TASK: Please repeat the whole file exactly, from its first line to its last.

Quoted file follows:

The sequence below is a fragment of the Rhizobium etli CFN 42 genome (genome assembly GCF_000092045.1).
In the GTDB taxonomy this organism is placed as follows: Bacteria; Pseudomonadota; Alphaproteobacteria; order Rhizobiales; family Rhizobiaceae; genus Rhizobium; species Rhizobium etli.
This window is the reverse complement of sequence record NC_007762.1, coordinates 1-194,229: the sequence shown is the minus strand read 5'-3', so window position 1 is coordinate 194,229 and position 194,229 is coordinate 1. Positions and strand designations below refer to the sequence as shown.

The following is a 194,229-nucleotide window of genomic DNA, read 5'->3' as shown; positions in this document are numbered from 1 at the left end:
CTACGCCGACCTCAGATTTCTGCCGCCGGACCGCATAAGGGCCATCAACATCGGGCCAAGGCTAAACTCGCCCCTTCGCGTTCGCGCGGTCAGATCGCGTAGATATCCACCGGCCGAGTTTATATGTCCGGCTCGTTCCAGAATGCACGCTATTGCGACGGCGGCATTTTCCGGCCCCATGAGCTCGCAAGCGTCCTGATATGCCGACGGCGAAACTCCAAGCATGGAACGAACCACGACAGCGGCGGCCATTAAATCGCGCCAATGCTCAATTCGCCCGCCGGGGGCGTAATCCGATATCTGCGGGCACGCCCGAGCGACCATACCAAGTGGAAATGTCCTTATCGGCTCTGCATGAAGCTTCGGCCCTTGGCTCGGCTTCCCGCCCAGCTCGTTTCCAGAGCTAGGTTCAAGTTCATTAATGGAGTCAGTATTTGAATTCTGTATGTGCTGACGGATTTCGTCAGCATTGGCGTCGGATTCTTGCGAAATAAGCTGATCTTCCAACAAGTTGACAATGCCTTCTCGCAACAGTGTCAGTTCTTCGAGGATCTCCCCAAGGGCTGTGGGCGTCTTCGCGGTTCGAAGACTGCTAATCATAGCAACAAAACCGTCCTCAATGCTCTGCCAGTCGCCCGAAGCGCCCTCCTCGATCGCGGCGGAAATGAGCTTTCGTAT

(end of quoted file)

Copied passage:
The sequence below is a fragment of the Rhizobium etli CFN 42 genome (genome assembly GCF_000092045.1).
In the GTDB taxonomy this organism is placed as follows: Bacteria; Pseudomonadota; Alphaproteobacteria; order Rhizobiales; family Rhizobiaceae; genus Rhizobium; species Rhizobium etli.
This window is the reverse complement of sequence record NC_007762.1, coordinates 1-194,229: the sequence shown is the minus strand read 5'-3', so window position 1 is coordinate 194,229 and position 194,229 is coordinate 1. Positions and strand designations below refer to the sequence as shown.

The following is a 194,229-nucleotide window of genomic DNA, read 5'->3' as shown; positions in this document are numbered from 1 at the left end:
CTACGCCGACCTCAGATTTCTGCCGCCGGACCGCATAAGGGCCATCAACATCGGGCCAAGGCTAAACTCGCCCCTTCGCGTTCGCGCGGTCAGATCGCGTAGATATCCACCGGCCGAGTTTATATGTCCGGCTCGTTCCAGAATGCACGCTATTGCGACGGCGGCATTTTCCGGCCCCATGAGCTCGCAAGCGTCCTGATATGCCGACGGCGAAACTCCAAGCATGGAACGAACCACGACAGCGGCGGCCATTAAATCGCGCCAATGCTCAATTCGCCCGCCGGGGGCGTAATCCGATATCTGCGGGCACGCCCGAGCGACCATACCAAGTGGAAATGTCCTTATCGGCTCTGCATGAAGCTTCGGCCCTTGGCTCGGCTTCCCGCCCAGCTCGTTTCCAGAGCTAGGTTCAAGTTCATTAATGGAGTCAGTATTTGAATTCTGTATGTGCTGACGGATTTCGTCAGCATTGGCGTCGGATTCTTGCGAAATAAGCTGATCTTCCAACAAGTTGACAATGCCTTCTCGCAACAGTGTCAGTTCTTCGAGGATCTCCCCAAGGGCTGTGGGCGTCTTCGCGGTTCGAAGACTGCTAATCATAGCAACAAAACCGTCCTCAATGCTCTGCCAGTCGCCCGAAGCGCCCTCCTCGATCGCGGCGGAAATGAGCTTTCGTAT